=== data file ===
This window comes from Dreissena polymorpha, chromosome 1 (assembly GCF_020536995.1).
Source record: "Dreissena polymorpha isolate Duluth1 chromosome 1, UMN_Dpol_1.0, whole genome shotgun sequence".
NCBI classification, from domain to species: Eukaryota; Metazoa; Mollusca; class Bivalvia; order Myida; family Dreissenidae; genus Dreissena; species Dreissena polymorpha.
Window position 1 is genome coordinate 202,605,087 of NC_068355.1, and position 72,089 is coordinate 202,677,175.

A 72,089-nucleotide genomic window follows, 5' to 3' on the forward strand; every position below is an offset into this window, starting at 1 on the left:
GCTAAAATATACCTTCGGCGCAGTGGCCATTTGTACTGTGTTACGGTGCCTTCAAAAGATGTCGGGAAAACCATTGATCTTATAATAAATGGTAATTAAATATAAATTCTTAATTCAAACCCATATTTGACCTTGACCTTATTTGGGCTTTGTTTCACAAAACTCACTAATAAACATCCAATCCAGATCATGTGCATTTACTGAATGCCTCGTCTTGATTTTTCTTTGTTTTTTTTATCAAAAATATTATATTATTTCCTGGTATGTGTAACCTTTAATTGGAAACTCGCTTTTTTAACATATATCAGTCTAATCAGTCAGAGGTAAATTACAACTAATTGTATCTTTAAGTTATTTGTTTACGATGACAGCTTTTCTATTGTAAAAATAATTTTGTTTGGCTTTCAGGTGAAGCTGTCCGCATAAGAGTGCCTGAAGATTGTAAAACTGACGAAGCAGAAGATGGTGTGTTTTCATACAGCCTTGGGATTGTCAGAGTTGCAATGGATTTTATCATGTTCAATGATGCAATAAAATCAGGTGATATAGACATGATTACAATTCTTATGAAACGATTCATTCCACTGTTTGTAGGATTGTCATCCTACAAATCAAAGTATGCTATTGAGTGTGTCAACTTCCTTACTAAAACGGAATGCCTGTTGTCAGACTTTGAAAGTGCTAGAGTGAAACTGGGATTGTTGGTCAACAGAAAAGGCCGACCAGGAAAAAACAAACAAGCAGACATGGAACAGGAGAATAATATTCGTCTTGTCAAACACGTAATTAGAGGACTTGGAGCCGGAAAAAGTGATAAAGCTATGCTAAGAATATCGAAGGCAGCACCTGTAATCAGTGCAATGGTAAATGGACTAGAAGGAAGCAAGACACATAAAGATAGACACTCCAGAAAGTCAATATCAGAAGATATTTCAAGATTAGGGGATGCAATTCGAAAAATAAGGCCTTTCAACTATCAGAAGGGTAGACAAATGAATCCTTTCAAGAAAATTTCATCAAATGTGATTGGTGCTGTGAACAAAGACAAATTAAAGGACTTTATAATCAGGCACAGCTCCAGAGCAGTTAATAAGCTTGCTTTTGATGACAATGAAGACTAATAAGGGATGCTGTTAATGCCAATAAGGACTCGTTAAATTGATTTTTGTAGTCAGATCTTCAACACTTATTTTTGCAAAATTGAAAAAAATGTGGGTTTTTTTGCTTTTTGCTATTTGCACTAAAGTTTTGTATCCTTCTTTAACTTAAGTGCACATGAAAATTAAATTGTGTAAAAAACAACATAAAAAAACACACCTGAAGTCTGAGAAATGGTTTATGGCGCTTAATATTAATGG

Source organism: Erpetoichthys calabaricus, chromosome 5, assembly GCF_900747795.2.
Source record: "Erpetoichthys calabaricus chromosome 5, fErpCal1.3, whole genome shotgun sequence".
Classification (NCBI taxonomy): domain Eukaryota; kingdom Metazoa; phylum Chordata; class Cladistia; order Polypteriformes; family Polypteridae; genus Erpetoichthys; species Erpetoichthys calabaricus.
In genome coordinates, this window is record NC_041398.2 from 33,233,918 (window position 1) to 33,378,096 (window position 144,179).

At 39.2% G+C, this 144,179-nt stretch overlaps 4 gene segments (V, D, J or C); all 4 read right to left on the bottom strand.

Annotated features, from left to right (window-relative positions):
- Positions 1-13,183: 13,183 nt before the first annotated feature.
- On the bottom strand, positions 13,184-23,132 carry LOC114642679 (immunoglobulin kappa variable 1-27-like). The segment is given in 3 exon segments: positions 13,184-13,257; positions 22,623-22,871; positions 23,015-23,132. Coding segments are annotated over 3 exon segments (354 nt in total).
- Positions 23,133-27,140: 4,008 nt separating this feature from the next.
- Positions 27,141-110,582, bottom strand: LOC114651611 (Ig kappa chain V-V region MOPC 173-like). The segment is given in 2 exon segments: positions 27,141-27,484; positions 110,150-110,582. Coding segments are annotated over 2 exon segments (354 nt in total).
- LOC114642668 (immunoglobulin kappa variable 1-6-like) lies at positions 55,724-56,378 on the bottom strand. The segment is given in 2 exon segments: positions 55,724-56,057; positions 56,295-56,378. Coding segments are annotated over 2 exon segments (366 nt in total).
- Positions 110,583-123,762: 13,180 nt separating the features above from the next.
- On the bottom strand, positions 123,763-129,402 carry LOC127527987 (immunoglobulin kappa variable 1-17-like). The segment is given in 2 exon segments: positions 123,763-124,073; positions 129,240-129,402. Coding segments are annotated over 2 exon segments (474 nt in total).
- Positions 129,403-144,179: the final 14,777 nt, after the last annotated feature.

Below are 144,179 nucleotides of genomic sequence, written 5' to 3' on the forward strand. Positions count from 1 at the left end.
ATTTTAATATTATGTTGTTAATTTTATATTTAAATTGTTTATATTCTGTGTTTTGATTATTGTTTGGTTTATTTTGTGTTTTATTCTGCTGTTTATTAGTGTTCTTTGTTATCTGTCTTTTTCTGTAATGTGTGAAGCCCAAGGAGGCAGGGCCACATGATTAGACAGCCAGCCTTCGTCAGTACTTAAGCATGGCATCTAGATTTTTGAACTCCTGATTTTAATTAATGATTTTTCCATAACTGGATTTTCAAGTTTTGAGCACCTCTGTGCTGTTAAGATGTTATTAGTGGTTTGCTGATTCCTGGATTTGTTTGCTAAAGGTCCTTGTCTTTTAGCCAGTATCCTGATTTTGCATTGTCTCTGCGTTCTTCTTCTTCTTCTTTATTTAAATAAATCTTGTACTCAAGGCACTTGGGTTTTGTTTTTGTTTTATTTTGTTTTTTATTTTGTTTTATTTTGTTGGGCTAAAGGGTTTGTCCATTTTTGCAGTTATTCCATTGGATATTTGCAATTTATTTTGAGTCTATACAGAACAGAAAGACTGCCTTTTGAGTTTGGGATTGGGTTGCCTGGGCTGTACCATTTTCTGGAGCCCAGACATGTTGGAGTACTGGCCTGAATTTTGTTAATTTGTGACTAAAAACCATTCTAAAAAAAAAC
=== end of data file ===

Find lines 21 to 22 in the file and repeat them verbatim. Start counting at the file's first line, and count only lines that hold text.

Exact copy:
Below are 144,179 nucleotides of genomic sequence, written 5' to 3' on the forward strand. Positions count from 1 at the left end.
ATTTTAATATTATGTTGTTAATTTTATATTTAAATTGTTTATATTCTGTGTTTTGATTATTGTTTGGTTTATTTTGTGTTTTATTCTGCTGTTTATTAGTGTTCTTTGTTATCTGTCTTTTTCTGTAATGTGTGAAGCCCAAGGAGGCAGGGCCACATGATTAGACAGCCAGCCTTCGTCAGTACTTAAGCATGGCATCTAGATTTTTGAACTCCTGATTTTAATTAATGATTTTTCCATAACTGGATTTTCAAGTTTTGAGCACCTCTGTGCTGTTAAGATGTTATTAGTGGTTTGCTGATTCCTGGATTTGTTTGCTAAAGGTCCTTGTCTTTTAGCCAGTATCCTGATTTTGCATTGTCTCTGCGTTCTTCTTCTTCTTCTTTATTTAAATAAATCTTGTACTCAAGGCACTTGGGTTTTGTTTTTGTTTTATTTTGTTTTTTATTTTGTTTTATTTTGTTGGGCTAAAGGGTTTGTCCATTTTTGCAGTTATTCCATTGGATATTTGCAATTTATTTTGAGTCTATACAGAACAGAAAGACTGCCTTTTGAGTTTGGGATTGGGTTGCCTGGGCTGTACCATTTTCTGGAGCCCAGACATGTTGGAGTACTGGCCTGAATTTTGTTAATTTGTGACTAAAAACCATTCTAAAAAAAAAC